Who are the most vulnerable to the coronavirus? - Dilmurad Yusupov
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Who are the most vulnerable to the coronavirus?

Photo: Gazeta.uz

Who should not be forgotten in the fight against the spread of Covid-19 in Uzbekistan? I wrote a short piece for Gazeta.uz on the protection of socially vulnerable people during the quarantine period.

On March 15, the first cases of coronavirus were registered in Uzbekistan. Bahrom Almatov, the chief sanitary doctor of Uzbekistan, director of the Agency for Sanitary and Epidemiological Welfare of the Population under the Ministry of Healthcare, announced that 80% of patients have a mild illness and, in some cases, patients may not even notice symptoms, 15% have a mild illness, 5% – have severe conditions. At the same time, he noted that the latter category of patients mainly includes people with chronic diseases and people of older age.

In early February, a boy with cerebral palsy died from starvation in China as his father and brother were forced to quarantine on suspicion of being infected with the coronavirus. It is unclear why the boy himself was not isolated together with his family. It turned out that for the entire period his relatives were in quarantine, the boy was fed only twice a day, he was left without the vital daily support of his father – his only guardian.

As a result of the death of a boy with cerebral palsy, two senior Chinese officials were fired, and the name of the boy himself, Yan Cheng, became a frequent reminder in Chinese media and social networks. This case served as a lesson for everyone.

The most vulnerable to the consequences of an outbreak of coronavirus may be disabled children and adults who need the constant support of their loved ones and the help of social workers.

33% of the population of Uzbekistan are minor children, another 24% are young people aged 18 to 30 years. Thus, almost 60% of the country’s population is young people. The international and local media write that most people recover from the coronavirus, the severe course of the disease is mainly observed in elderly people and those who have chronic diseases. The World Health Organization claims that “as a rule, Covid-19 coronavirus infection is mild, especially in children and young adults.”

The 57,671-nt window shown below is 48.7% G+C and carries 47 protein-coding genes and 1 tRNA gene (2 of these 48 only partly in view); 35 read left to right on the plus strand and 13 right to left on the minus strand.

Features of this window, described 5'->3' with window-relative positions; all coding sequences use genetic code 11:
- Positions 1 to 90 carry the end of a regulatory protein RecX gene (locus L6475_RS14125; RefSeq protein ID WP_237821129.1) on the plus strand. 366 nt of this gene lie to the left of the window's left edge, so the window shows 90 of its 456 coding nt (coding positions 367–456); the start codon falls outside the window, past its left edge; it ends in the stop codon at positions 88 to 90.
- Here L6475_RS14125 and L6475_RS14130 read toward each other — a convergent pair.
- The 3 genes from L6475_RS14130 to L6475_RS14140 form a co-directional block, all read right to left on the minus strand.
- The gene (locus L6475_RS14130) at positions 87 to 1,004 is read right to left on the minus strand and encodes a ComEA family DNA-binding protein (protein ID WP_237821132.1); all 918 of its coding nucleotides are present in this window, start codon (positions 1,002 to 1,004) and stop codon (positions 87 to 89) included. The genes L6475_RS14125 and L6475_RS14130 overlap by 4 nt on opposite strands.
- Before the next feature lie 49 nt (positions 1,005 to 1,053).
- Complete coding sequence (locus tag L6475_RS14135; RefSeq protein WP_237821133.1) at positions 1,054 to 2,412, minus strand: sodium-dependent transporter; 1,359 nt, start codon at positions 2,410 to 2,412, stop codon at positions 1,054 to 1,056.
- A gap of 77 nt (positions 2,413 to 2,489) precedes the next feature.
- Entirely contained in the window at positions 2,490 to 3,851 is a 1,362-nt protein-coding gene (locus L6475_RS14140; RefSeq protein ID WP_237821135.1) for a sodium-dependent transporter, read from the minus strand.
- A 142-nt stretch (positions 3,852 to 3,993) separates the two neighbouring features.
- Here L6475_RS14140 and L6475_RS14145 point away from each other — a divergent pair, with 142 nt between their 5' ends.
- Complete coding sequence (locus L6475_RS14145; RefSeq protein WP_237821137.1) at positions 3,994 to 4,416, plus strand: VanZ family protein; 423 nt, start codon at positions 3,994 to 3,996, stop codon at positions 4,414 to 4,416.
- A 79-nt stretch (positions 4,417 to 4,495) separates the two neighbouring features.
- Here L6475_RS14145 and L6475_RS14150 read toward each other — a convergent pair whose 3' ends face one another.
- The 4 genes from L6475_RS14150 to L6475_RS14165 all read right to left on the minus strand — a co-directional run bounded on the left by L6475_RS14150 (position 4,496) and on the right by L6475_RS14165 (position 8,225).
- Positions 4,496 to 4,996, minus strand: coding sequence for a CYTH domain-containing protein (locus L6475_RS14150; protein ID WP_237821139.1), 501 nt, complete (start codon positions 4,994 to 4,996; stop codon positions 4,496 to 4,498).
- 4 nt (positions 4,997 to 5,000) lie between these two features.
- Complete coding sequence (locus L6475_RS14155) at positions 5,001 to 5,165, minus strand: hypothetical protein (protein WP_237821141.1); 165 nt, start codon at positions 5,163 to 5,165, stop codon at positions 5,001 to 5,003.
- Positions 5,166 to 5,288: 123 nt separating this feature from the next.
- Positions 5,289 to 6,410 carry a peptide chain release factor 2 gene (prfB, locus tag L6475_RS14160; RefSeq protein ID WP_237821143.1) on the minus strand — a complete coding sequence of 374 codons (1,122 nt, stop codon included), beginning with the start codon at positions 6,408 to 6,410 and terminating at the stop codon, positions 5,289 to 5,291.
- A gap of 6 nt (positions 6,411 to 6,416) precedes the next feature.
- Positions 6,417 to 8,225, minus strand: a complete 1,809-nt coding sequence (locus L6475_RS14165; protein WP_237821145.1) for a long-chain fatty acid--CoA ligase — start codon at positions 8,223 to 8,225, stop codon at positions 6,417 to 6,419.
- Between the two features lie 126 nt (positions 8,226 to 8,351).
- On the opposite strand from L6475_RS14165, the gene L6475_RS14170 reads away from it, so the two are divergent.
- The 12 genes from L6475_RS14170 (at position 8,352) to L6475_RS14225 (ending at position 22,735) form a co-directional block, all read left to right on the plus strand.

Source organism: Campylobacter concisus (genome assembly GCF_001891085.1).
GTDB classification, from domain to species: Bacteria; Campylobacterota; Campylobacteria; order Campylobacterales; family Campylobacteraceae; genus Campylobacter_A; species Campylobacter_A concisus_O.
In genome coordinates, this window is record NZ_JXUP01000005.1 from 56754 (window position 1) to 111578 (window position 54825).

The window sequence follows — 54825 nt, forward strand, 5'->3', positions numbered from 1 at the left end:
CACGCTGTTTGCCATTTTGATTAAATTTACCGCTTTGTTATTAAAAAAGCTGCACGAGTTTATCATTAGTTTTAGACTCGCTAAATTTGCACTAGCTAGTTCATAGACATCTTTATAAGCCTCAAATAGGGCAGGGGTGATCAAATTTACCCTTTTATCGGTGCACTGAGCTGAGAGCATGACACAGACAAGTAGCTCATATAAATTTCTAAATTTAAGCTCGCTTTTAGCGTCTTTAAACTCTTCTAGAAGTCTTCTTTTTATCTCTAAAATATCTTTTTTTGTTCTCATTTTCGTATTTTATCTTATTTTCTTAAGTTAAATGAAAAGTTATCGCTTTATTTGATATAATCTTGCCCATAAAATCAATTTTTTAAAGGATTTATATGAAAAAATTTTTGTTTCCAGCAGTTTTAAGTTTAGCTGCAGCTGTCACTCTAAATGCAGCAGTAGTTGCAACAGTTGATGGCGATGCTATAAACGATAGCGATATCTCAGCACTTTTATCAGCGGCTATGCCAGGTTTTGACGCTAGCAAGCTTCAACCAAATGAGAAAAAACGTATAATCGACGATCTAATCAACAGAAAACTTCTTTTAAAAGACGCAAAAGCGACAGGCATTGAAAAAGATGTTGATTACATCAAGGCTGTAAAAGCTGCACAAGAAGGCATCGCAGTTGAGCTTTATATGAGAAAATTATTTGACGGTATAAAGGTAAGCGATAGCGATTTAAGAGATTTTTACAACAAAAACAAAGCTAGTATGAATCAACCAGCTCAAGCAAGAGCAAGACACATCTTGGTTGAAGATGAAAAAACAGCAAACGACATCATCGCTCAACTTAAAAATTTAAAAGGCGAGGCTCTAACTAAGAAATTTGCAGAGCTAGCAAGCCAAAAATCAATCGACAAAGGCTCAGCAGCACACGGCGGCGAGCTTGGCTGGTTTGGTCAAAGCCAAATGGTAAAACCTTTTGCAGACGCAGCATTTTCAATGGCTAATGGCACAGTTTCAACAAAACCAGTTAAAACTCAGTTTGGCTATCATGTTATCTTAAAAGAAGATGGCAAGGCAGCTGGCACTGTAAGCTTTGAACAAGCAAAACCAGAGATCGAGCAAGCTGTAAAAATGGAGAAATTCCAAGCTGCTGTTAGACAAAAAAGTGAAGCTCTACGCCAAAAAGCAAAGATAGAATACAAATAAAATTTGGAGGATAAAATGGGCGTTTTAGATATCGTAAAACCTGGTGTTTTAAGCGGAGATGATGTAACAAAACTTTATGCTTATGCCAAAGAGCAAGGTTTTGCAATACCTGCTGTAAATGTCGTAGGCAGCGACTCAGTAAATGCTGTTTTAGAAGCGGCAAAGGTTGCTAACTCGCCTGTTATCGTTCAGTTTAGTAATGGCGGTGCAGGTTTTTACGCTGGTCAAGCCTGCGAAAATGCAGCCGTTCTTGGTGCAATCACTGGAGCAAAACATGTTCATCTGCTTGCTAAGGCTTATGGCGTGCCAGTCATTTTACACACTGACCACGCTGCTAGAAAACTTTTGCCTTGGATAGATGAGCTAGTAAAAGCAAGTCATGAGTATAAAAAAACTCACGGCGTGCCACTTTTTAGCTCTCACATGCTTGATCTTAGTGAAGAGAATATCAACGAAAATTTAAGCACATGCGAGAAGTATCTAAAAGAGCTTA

Disabled children and adults

Frances Ryan, a Guardian columnist and author of the book “Crippled: Austerity and the Demonisation of Disabled People”, noted in her recent article that the spread of coronavirus has the greatest impact on people with chronic illnesses and disabilities. She was puzzled by the question of why British society is writing them [disabled people] off.

In her piece, she emphasizes that a public health crisis is not an event of equal opportunity. The poorest, the most marginalised and those with disabilities tend to suffer the most, while wealthy, non-disabled people with connections can mitigate the consequences.

In other words, non-disabled people and those without any special needs, have privileges associated with their physical condition and socioeconomic status. They can isolate themselves or apply the so-called “social distancing strategy”. People who do not need the support of outsiders can safely cut themselves off from the world – they can have a sufficient level of income and savings or sick leave payments to stock up on food and medicine.

Poverty and disability are closely interrelated. How can disabled people be able to isolate themselves if only 2% of them are employed in Uzbekistan and their whole life depends on a limited amount of social benefits and pensions? Those with congenital impairments who were able to register at the Medical Labour Expert Commissions (VTEK) receive a disability benefit in the amount of 466,680 Uzbekistani soum per month (less than $50 per month!). Therefore, they have to rely only on the financial and social support of their household members, relatives and charitable donations.

Before and during the spread of the coronavirus, the state should pay more attention to the social support for disabled people and the provision of social services for them. It is particularly necessary to take care of the elderly at Sakhovat houses [institutionalised homes for elderly people], sanatoriums and boarding houses for war and labour veterans, children at the Muruvvat boarding schools and other institutional settings. This sphere is rather poorly financed and not developed in Uzbekistan in terms of equipment and professional training of social workers.

Disabled people and older people who rely on the social assistance of the state and relatives cannot isolate themselves because they are directly dependent on outside care. In turn, such circumstances leave them with no choice – they need to interact with people who help them live.

As Frances Ryan put in her article, measures taken to prevent the spread of coronavirus should not become natural selection based on “the strongest survive” principle. We must pay more attention to those whose lives depend on our support and care.

The article was initially published in Russian on 16 March 2020 at Gazeta.uz.

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